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dc.contributor.advisorO'Hanlon, John F.en_US
dc.contributor.authorKalafatis, Stavros, 1965-
dc.creatorKalafatis, Stavros, 1965-en_US
dc.date.accessioned2013-04-03T13:05:41Zen
dc.date.available2013-04-03T13:05:41Zen
dc.date.issued1991en_US
dc.identifier.urihttp://hdl.handle.net/10150/277901en
dc.description.abstractA rotating wafer scanner was designed and developed in order to determine its operational feasibility and advantages over a linear wafer scanner. The scanner was first designed to operate at atmosphere. Each of its constituent parts were independently tested and when the final system was evaluated a 0.2 mum detection limit was observed. The latter result prompted the design and development of a vacuum rotating wafer scanner. The data obtained during the design and evaluation of the constituent parts of the latter system showed that particle detection in a vacuum is feasible.
dc.language.isoen_USen_US
dc.publisherThe University of Arizona.en_US
dc.rightsCopyright © is held by the author. Digital access to this material is made possible by the University Libraries, University of Arizona. Further transmission, reproduction or presentation (such as public display or performance) of protected items is prohibited except with permission of the author.en_US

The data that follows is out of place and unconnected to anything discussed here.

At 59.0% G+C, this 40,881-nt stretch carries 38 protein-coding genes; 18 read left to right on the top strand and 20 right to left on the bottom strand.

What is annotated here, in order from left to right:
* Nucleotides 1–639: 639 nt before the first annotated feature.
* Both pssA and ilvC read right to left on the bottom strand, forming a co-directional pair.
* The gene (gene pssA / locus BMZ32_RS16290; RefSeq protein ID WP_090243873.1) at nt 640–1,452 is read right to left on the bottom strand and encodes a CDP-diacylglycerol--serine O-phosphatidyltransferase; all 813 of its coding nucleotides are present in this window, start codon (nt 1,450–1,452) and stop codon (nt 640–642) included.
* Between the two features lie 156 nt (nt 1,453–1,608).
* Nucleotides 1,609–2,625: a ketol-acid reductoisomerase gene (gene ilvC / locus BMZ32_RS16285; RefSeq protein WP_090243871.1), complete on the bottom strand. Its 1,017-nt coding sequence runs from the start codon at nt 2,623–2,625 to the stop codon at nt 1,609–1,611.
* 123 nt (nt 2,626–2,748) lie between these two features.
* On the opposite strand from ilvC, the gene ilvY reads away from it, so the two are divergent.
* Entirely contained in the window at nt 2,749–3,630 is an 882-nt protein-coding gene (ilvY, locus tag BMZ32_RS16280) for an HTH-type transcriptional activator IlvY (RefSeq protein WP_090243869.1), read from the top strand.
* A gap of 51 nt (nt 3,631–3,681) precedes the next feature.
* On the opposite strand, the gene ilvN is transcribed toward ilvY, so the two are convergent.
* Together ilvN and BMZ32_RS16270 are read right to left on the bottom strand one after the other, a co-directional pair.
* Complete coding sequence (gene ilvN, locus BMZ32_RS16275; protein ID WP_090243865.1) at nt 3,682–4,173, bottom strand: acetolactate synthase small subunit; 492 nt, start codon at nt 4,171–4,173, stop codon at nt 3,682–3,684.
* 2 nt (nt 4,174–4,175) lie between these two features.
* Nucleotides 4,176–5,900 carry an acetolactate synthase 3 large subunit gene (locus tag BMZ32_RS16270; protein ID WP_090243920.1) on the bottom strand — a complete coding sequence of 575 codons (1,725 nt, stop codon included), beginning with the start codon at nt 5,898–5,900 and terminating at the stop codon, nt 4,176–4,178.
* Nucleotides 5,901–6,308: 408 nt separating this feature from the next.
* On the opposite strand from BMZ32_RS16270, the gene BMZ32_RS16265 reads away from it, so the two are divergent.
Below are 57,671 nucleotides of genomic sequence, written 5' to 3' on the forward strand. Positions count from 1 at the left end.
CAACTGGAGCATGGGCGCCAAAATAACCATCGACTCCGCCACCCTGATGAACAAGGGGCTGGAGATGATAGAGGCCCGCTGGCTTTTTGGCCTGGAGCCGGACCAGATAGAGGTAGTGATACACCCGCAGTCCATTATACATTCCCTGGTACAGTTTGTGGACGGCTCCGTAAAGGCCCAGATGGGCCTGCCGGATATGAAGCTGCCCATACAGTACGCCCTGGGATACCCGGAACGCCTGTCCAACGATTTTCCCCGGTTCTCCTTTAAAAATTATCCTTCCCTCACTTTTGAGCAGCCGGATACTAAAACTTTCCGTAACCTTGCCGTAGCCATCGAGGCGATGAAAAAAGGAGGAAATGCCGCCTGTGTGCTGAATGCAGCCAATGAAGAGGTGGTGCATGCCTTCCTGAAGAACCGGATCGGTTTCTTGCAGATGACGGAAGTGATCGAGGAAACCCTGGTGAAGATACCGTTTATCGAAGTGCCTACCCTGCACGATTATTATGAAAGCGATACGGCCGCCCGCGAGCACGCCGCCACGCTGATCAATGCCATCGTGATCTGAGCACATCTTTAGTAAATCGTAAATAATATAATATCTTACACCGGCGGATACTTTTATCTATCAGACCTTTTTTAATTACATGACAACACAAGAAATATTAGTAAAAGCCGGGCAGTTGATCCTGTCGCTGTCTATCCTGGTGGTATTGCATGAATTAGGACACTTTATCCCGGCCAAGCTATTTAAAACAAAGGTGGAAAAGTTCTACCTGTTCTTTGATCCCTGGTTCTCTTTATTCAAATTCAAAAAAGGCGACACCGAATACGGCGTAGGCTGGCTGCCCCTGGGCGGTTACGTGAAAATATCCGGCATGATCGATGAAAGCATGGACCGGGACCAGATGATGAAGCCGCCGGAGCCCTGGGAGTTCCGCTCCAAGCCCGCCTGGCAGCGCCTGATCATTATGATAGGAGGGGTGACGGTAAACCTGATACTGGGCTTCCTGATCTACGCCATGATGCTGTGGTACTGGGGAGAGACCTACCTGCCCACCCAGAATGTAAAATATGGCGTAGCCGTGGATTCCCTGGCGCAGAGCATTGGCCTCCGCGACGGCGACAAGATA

dc.subjectEngineering, Electronics and Electrical.en_US
dc.subjectPhysics, Optics.en_US
dc.titleThe design and development of an atmospheric and vacuum rotating wafer scanneren_US
dc.typetexten_US
dc.typeThesis-Reproduction (electronic)en_US
thesis.degree.grantorUniversity of Arizonaen_US
thesis.degree.levelmastersen_US
dc.identifier.proquest1344018en_US
thesis.degree.disciplineGraduate Collegeen_US
thesis.degree.disciplineElectrical and Computer Engineeringen_US
thesis.degree.nameM.S.en_US
dc.identifier.bibrecord.b26917324en_US
refterms.dateFOA2018-08-27T12:10:50Z
html.description.abstractA rotating wafer scanner was designed and developed in order to determine its operational feasibility and advantages over a linear wafer scanner. The scanner was first designed to operate at atmosphere. Each of its constituent parts were independently tested and when the final system was evaluated a 0.2 mum detection limit was observed. The latter result prompted the design and development of a vacuum rotating wafer scanner. The data obtained during the design and evaluation of the constituent parts of the latter system showed that particle detection in a vacuum is feasible.


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